Folk & Traditional Music of the Western Continents

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songs in Africa) that grew out of the racial tensions present in the island and is musically a combination of African, North American Negro, and Spanish popular styles. Jamaican Negroes sing spirituals and sea shanties whose words are of English and North American origin, but which preserve the call-and-response pattern of the African tradition which may have been reinforced by the existence of similar forms in the English sea shanties.
The musical styles of the cult music of Bahia, Haiti, and some of the other Caribbean islands are essentially similar. Call-and-response patterns are dominant. The leader or solo singer may be a woman or a man, but the chorus is usually composed of women. The chorus sings in monophonic fashion, but occasionally individual singers de­viate from the main melodic line. Sometimes soloist and chorus over­lap. Beneath the vocal line is the all-important rhythm of the drums, each cult, dance, ceremony, or deity having its characteristic rhythms on the basis of which the drummers improvise. The meters are most commonly duple, but sometimes triple, and once a pattern is estab­lished it is usually adhered to without much deviation. The scales are most commonly pentatonic without half tones. Tempo varies considerably, but in many of the songs there is gradual acceleration. Nor are the ranges of the melodies uniform; for example, the Gege cult of Bahia has songs with wide range (most with more than an octave), while those of the Jesha cult in the same area average less than an octave. The melodic contours are generally descending, but frequent pendulum-like movements are also characteristic. Melodic intervals are frequently quite large. The form, within the framework of the solo-chorus alternation, is frequently based on the repetition, with some variations, of a single phrase. The soloist is likely to pres­ent a theme with variations as the basis of his tune. Leader and chorus sometimes use the same tune, sometimes related ones, and sometimes completely unrelated materials. Occasionally the chorus uses a section (usually a latter or the last) of the soloist's line. Ex­ample 9-1 illustrates the songs of the Afro-Bahian cults.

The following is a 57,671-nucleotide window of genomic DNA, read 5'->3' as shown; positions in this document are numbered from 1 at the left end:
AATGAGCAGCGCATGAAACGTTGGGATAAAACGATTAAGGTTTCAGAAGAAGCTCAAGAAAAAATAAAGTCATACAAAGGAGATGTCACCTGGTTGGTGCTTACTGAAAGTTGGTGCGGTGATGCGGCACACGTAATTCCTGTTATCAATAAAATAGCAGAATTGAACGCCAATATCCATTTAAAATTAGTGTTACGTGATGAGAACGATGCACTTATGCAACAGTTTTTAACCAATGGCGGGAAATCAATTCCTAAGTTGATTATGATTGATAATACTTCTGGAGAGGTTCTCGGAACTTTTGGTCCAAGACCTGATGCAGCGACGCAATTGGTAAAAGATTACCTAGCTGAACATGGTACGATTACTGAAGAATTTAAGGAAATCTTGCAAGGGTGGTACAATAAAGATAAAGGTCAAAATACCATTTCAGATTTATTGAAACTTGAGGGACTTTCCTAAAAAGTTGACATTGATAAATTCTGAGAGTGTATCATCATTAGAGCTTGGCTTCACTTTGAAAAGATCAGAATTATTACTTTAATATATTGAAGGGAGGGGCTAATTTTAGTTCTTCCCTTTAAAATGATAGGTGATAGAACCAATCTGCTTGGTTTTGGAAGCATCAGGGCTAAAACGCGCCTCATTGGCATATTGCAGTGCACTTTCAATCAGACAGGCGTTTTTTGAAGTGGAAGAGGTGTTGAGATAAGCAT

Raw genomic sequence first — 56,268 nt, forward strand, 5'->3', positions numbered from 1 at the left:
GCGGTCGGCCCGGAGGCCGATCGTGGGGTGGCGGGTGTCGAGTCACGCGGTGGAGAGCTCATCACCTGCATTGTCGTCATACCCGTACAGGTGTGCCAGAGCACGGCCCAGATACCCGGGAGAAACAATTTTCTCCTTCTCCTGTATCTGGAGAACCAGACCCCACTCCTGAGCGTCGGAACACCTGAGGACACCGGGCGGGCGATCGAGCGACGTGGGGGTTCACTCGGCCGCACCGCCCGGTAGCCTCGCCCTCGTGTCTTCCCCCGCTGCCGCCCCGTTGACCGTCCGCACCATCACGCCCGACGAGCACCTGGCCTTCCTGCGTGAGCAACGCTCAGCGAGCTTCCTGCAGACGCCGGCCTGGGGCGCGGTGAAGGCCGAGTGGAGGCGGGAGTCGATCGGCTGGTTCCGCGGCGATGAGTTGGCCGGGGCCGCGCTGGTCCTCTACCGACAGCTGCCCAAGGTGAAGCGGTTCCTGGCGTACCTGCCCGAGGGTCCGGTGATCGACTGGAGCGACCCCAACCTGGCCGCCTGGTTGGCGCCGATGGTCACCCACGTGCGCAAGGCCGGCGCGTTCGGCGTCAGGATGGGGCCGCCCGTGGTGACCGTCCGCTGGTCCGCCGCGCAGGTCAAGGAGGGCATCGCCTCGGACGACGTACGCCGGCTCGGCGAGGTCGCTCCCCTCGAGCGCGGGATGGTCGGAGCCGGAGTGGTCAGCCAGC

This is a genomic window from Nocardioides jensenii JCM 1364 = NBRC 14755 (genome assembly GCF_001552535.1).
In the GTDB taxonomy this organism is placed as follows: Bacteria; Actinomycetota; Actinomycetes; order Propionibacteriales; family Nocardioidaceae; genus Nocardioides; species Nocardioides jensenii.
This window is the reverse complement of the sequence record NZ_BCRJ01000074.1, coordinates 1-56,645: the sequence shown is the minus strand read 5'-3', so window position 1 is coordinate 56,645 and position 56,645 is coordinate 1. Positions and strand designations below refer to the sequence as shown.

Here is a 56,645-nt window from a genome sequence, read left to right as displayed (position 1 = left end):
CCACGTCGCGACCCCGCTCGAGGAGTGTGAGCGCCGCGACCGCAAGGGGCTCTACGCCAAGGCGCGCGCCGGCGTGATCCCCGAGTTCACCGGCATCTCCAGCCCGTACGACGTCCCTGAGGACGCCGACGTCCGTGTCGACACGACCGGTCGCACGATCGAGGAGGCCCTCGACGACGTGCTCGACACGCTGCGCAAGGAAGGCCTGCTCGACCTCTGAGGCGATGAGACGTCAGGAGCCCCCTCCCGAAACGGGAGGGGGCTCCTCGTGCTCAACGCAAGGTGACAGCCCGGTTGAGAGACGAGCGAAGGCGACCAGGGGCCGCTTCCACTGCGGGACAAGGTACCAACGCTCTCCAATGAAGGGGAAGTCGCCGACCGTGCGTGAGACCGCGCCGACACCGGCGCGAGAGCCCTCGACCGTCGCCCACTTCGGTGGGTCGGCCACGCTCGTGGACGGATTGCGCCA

New World Negro instruments
A great many instruments that are at least partly of African origin are used by the Afro-American communities of Latin Amer­ica. For example, in Haiti certain drums are made of hollow logs. Normally they have single heads and are cylindrical in shape. Height varies from six feet to eighteen inches. Among the idiophones, the ogan, a kind of iron bell struck with an external clapper, is promi-

E-Book - An Annotated Compendium of Old Time American Songs by James Alverson III